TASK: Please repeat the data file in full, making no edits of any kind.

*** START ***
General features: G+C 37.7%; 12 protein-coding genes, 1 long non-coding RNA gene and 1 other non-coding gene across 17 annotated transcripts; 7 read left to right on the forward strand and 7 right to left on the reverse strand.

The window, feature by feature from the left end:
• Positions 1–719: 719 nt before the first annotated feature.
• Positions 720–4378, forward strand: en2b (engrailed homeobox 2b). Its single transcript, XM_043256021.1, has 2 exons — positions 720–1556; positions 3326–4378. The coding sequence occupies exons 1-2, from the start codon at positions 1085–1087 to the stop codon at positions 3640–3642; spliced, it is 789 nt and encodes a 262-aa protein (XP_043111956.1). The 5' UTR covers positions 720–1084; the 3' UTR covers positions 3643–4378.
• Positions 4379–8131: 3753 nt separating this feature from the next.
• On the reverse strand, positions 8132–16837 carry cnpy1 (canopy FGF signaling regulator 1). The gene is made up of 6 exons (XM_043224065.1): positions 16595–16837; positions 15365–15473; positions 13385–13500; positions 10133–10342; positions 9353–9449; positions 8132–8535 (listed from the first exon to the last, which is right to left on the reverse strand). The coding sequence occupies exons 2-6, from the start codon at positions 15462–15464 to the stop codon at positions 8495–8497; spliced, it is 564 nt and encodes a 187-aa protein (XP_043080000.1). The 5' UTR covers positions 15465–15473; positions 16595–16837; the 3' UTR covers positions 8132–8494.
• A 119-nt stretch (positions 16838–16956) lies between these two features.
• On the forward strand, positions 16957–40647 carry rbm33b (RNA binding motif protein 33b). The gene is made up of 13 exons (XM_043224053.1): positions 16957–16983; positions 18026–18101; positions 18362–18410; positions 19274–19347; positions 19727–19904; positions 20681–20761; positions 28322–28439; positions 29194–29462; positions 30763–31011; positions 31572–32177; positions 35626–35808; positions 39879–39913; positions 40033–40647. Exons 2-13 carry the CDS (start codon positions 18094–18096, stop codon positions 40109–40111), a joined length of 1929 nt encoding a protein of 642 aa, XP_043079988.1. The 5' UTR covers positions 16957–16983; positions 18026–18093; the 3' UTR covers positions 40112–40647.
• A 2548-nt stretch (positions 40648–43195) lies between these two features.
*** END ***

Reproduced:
General features: G+C 37.7%; 12 protein-coding genes, 1 long non-coding RNA gene and 1 other non-coding gene across 17 annotated transcripts; 7 read left to right on the forward strand and 7 right to left on the reverse strand.

The window, feature by feature from the left end:
• Positions 1–719: 719 nt before the first annotated feature.
• Positions 720–4378, forward strand: en2b (engrailed homeobox 2b). Its single transcript, XM_043256021.1, has 2 exons — positions 720–1556; positions 3326–4378. The coding sequence occupies exons 1-2, from the start codon at positions 1085–1087 to the stop codon at positions 3640–3642; spliced, it is 789 nt and encodes a 262-aa protein (XP_043111956.1). The 5' UTR covers positions 720–1084; the 3' UTR covers positions 3643–4378.
• Positions 4379–8131: 3753 nt separating this feature from the next.
• On the reverse strand, positions 8132–16837 carry cnpy1 (canopy FGF signaling regulator 1). The gene is made up of 6 exons (XM_043224065.1): positions 16595–16837; positions 15365–15473; positions 13385–13500; positions 10133–10342; positions 9353–9449; positions 8132–8535 (listed from the first exon to the last, which is right to left on the reverse strand). The coding sequence occupies exons 2-6, from the start codon at positions 15462–15464 to the stop codon at positions 8495–8497; spliced, it is 564 nt and encodes a 187-aa protein (XP_043080000.1). The 5' UTR covers positions 15465–15473; positions 16595–16837; the 3' UTR covers positions 8132–8494.
• A 119-nt stretch (positions 16838–16956) lies between these two features.
• On the forward strand, positions 16957–40647 carry rbm33b (RNA binding motif protein 33b). The gene is made up of 13 exons (XM_043224053.1): positions 16957–16983; positions 18026–18101; positions 18362–18410; positions 19274–19347; positions 19727–19904; positions 20681–20761; positions 28322–28439; positions 29194–29462; positions 30763–31011; positions 31572–32177; positions 35626–35808; positions 39879–39913; positions 40033–40647. Exons 2-13 carry the CDS (start codon positions 18094–18096, stop codon positions 40109–40111), a joined length of 1929 nt encoding a protein of 642 aa, XP_043079988.1. The 5' UTR covers positions 16957–16983; positions 18026–18093; the 3' UTR covers positions 40112–40647.
• A 2548-nt stretch (positions 40648–43195) lies between these two features.